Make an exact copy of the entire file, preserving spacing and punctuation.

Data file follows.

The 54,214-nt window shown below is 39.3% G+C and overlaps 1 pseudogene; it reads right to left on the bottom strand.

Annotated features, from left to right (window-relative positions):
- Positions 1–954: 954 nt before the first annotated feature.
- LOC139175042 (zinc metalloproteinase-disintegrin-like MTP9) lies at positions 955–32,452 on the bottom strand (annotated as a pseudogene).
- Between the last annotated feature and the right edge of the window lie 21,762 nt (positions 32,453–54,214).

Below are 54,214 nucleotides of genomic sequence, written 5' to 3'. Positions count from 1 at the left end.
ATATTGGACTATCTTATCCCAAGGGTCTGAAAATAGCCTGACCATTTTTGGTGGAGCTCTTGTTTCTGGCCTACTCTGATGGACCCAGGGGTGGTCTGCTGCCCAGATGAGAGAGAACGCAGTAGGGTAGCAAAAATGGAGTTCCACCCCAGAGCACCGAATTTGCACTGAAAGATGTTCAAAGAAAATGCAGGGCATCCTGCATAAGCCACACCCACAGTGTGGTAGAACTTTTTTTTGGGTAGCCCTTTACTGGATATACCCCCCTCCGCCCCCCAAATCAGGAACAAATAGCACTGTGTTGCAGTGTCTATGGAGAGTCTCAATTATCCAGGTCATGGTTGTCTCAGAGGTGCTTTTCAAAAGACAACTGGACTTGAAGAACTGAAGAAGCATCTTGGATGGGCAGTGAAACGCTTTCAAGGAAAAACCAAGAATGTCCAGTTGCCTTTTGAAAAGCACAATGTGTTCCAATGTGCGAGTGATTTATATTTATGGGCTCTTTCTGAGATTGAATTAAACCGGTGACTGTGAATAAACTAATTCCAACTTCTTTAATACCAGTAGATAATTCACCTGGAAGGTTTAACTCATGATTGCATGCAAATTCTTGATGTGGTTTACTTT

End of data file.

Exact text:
The 54,214-nt window shown below is 39.3% G+C and overlaps 1 pseudogene; it reads right to left on the bottom strand.

Annotated features, from left to right (window-relative positions):
- Positions 1–954: 954 nt before the first annotated feature.
- LOC139175042 (zinc metalloproteinase-disintegrin-like MTP9) lies at positions 955–32,452 on the bottom strand (annotated as a pseudogene).
- Between the last annotated feature and the right edge of the window lie 21,762 nt (positions 32,453–54,214).

Below are 54,214 nucleotides of genomic sequence, written 5' to 3'. Positions count from 1 at the left end.
ATATTGGACTATCTTATCCCAAGGGTCTGAAAATAGCCTGACCATTTTTGGTGGAGCTCTTGTTTCTGGCCTACTCTGATGGACCCAGGGGTGGTCTGCTGCCCAGATGAGAGAGAACGCAGTAGGGTAGCAAAAATGGAGTTCCACCCCAGAGCACCGAATTTGCACTGAAAGATGTTCAAAGAAAATGCAGGGCATCCTGCATAAGCCACACCCACAGTGTGGTAGAACTTTTTTTTGGGTAGCCCTTTACTGGATATACCCCCCTCCGCCCCCCAAATCAGGAACAAATAGCACTGTGTTGCAGTGTCTATGGAGAGTCTCAATTATCCAGGTCATGGTTGTCTCAGAGGTGCTTTTCAAAAGACAACTGGACTTGAAGAACTGAAGAAGCATCTTGGATGGGCAGTGAAACGCTTTCAAGGAAAAACCAAGAATGTCCAGTTGCCTTTTGAAAAGCACAATGTGTTCCAATGTGCGAGTGATTTATATTTATGGGCTCTTTCTGAGATTGAATTAAACCGGTGACTGTGAATAAACTAATTCCAACTTCTTTAATACCAGTAGATAATTCACCTGGAAGGTTTAACTCATGATTGCATGCAAATTCTTGATGTGGTTTACTTT